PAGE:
Job Interview Etiquette: Making a Great First Impression

You have one chance to make a good first impression – and much of that depends on interview etiquette. Read these ten etiquette tips for interviews to make a great first impression and turn your next interview into a job offer.

When you stop to think about why first impressions are so critical in a job interview situation, it makes sense – both employers and candidates are asked to make a critical decision based on extremely limited information and interaction. Because of that, details are magnified and reflect on your on your whole personality. If you are looking to find a job, interview etiquette is more important than ever.

Interview etiquette is simple if you follow this career advice on tips for interviews.

Etiquette Before the Interview

shaking hands at an interview - interview etiquette

  • Dress appropriately — Dressing up for an interview not only makes you more attractive, it is a sign of respect that you send to the person interviewing you. The emphasis here is less on what you would actually wear than that you look neat, polished and pressed. If you look sloppy, that signals that you are careless and even disrespectful – not the kind of impression you want to leave. Click here for more information about appropriate interview attire.
  • Arrive 10 minutes early – Punctuality is important, so get directions, prepare your clothes, and fill your car with gas ahead of time. It goes unsaid that being late or seeming flustered and rushed is bad etiquette.
  • Turn off your cell phone or leave it in the car – Avoid the distraction. This not only applies to cell phones, but your Blackberry, iPhone or whatever device you use, as well. Don’t touch it, fiddle with it or check it. Leave it alone. Show impeccably polite behavior and interview etiquette in the waiting room. Many interviewers ask their assistants to be a second pair of eyes for them, so you’ll want to be sure they give their boss a great report about you.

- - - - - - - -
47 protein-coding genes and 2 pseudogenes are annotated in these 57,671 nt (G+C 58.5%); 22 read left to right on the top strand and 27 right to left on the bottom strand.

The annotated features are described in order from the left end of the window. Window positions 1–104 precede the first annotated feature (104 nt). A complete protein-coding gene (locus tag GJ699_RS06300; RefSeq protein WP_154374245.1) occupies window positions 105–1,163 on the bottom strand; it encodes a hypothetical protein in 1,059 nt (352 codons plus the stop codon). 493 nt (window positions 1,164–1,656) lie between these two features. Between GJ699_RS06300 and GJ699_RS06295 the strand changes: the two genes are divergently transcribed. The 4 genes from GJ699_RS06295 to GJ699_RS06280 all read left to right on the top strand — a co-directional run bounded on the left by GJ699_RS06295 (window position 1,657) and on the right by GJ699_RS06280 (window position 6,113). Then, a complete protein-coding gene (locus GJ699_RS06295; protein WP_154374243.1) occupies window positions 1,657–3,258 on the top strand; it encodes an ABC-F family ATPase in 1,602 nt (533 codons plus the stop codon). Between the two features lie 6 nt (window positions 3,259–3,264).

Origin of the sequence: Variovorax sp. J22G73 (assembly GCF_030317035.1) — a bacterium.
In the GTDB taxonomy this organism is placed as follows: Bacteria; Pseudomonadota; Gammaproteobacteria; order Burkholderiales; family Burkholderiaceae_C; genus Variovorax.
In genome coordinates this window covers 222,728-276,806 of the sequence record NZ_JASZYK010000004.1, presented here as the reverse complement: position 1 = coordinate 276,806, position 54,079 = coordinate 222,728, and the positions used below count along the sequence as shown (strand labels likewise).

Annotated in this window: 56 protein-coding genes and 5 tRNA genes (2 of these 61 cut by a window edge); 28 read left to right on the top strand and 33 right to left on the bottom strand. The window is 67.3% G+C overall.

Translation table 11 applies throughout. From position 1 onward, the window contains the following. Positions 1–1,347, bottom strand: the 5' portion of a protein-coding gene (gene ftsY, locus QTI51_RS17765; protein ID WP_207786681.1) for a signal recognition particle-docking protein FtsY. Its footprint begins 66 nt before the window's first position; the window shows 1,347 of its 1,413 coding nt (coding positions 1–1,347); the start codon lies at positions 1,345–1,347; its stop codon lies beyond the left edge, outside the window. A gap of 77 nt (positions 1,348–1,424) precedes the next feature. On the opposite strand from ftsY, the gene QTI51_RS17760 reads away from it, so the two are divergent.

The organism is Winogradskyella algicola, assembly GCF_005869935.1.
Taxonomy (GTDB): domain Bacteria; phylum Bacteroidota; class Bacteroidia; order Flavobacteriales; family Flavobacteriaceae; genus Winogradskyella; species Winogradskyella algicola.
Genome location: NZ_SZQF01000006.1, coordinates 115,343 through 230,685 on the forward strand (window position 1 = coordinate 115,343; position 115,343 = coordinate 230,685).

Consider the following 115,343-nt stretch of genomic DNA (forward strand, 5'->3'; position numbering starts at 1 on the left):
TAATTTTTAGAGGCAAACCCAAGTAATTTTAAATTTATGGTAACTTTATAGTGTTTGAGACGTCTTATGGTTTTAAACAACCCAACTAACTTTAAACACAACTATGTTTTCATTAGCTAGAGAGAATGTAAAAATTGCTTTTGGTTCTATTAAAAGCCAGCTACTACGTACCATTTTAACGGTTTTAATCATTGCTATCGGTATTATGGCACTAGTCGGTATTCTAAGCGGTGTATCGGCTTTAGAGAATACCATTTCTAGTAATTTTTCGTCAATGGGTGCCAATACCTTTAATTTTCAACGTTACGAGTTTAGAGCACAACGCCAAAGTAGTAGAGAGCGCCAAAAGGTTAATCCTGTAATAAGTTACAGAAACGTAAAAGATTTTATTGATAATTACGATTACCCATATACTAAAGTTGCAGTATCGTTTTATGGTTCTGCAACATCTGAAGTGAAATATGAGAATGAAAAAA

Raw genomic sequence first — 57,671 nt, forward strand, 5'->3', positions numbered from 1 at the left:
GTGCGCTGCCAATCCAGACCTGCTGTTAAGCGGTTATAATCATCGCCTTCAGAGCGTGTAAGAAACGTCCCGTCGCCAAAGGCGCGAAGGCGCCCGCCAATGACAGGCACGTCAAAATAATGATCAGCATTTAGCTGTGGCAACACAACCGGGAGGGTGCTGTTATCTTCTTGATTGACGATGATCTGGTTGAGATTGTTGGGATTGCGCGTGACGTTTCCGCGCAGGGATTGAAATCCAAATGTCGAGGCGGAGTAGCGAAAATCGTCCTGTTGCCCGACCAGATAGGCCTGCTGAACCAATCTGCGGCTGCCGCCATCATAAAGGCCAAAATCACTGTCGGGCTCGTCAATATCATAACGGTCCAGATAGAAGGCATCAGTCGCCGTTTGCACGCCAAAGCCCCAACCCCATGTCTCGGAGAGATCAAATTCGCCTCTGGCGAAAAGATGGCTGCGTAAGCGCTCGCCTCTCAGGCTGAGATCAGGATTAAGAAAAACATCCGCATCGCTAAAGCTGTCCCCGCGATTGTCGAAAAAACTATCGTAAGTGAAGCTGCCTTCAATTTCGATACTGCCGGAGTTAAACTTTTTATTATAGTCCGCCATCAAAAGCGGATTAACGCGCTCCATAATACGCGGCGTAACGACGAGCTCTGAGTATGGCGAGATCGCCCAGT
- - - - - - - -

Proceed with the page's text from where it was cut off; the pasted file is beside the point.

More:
Etiquette During the Interview

Wear a Smile – A smile conveys warmth, competence, confidence and high self-esteem. It helps make that. Smile often, engage in small talk and have a sense of humor without trying to be a comedian. These simple gestures establish rapport, break the ice and can get you onto common ground.

  • Greet the interviewer by name – Depending on the formality of the company, address the interviewer as Mr. or Ms. with their last name. Learn pronunciations ahead of time. Be polite, attentive and friendly to the receptionist and anyone else that assists prior to or during your interview. You are “on” from the moment you walk through the door, so bring your interview etiquette with you.
  • Introduce yourself – Put your interviewer at ease by introducing yourself using your first and last names, and let them know that you are happy to be there.
  • Have a firm handshake – Your handshake signals to the interviewer that you are ready to do business. Test your handshake ahead of time with family or friends to get this right. A firm handshake, using your whole hand in the other person’s hand is appropriate. Shake hands with women and men the same way. No wimpy “dead fish” handshakes, no “bone-breakers” and no tip-of-the finger handshakes.
  • Let the interviewer take the lead — Wait to be seated. Other than water, do not accept refreshments unless the interviewer does. Let the interview proceed at their pace, not yours. This may seem like old-fashioned interview etiquette, but you are in their territory and it is wise for you wait for your cue.
  • Listen – Be an active listener. Do not interrupt. Pay attention, watch their body language, use eye contact, nod when appropriate and ask appropriate questions and clarify when needed. Incorporate phrases from their questions into your answers and comments.
  • Communicate clearly – This is where your preparation pays off. Speak clearly, don’t rush and don’t drone on and on. Avoid slang, “ums” and “uhs.” Your confident attitude will shine through your clear communication.

Etiquette After the Interview

  • Shake hands – Another firm, confident handshake will end the interview well.
  • Thank the interviewer by name and ask for a business card if they have not already provided one to you.
  • Send an interview thank you letter within 24 hours.

The basics of interview etiquette are easy to follow. Don’t let poor interview etiquette get in the way of a great job opportunity. These interview tips may sound simple (they are!) but they allow you to put the attention on what you have to offer, rather than minor, unpleasant details.

Good luck!